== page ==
Abraham’s Sacrifice of Isaac Object Lesson

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Sacrifice. It isn’t something people like to talk about, let alone live. This lesson based upon Abraham’s Sacrifice of Isaac will help children to understand the meaning of sacrifice and why God asks us to be a living sacrifice.

Abraham's Sacrifice of Isaac

Scripture Focus: Genesis 17:1-7, 15-16; 22:1-19

Materials: small model or picture of a ram; gold, black, red, and white construction paper (or a wordless book)

Geography: locate the land of Canaan

Background: God promised that He would 1) give Abram land; 2) turn his family into a great nation; 3) make his name great; and 4) bless all the families of the world through him. God made a blood covenant with Himself, promising these things to Abram.

Object Lesson for Abraham’s Sacrifice of Isaac:

{Hold up the model sheep or ram.}

{Ask:}

  • What is this? [A sheep/ram]
  • What do we know about sheep and the Old Testament? [Allow for answers. Be sure that sacrificing in the temple, or on altars, is mentioned.]
  • Why were sheep slaughtered and burned for sacrifices? [Because God told the Hebrews to sacrifice the sheep for sins. The sheep took the place of the people. The wages of sin is death. (Romans 6:23) Something, or someone, must die.]

Bible Lesson for Abraham’s Sacrifice of Isaac:

Abram and Sarai left everything they knew to follow God’s directions. He took them to a new land that would eventually be used for their descendants. Abram was 75 years old when he left Haran. As part of the promise, God told Abram that he would have descendants. The only way for that to happen is for Sarai to have a baby. Twenty-four years go by. Abram still does not have a son.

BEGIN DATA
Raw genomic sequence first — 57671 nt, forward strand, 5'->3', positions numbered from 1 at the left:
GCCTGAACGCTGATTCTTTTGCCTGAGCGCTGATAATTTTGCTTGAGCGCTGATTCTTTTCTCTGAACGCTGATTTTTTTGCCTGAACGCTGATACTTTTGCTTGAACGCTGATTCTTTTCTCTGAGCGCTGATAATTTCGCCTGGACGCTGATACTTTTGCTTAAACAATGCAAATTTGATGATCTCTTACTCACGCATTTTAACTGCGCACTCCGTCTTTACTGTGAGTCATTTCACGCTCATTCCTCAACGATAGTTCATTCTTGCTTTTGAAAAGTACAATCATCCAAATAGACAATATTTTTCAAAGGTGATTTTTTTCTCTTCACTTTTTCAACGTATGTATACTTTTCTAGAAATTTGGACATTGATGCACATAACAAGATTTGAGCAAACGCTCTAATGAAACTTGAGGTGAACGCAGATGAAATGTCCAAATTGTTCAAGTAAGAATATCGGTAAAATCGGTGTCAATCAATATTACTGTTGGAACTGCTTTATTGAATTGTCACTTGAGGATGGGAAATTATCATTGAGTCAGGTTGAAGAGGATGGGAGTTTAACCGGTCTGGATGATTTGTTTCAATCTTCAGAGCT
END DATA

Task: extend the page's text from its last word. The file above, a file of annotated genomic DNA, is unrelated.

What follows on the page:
God appeared to Abram and spoke the promise again. God also changed Abram’s name to Abraham because he was to be the Father of Many Nations. Then God changed Sarai’s name to Sarah because she was to be the Mother of Many Nations. At this, Abraham questioned God because he was 99 years old and Sarah was 90. But God assured Abraham that Sarah would have a son.

A year late Sarah had a son and he was named Isaac. And Isaac grew into a boy and then a young man.

{Read Genesis 22:1-19. Remind the children that this Old Testament account happened thousands of years before Jesus came to earth. As you read, point out the parallels between this event and Jesus’ crucifixion. These parallels include:}

  • your only son = God’s only Son
  • saddled a donkey to ride = Jesus rode a donkey into Jerusalem
  • two young men went with them = 2 thieves on the crosses
  • arrived on the third day = resurrected on the third day
  • Isaac carried the wood = Jesus carried the wooden cross
  • bound Isaac and laid him on the altar = Jesus nailed to the cross
  • ram caught in the thicket by the horns = the crown of thorns on Jesus’ head
  • The ram replaced Isaac as the sacrifice = Jesus too our place and was the sacrifice for our sins
  • The place called “The Lord Will Provide” = God provided His own Son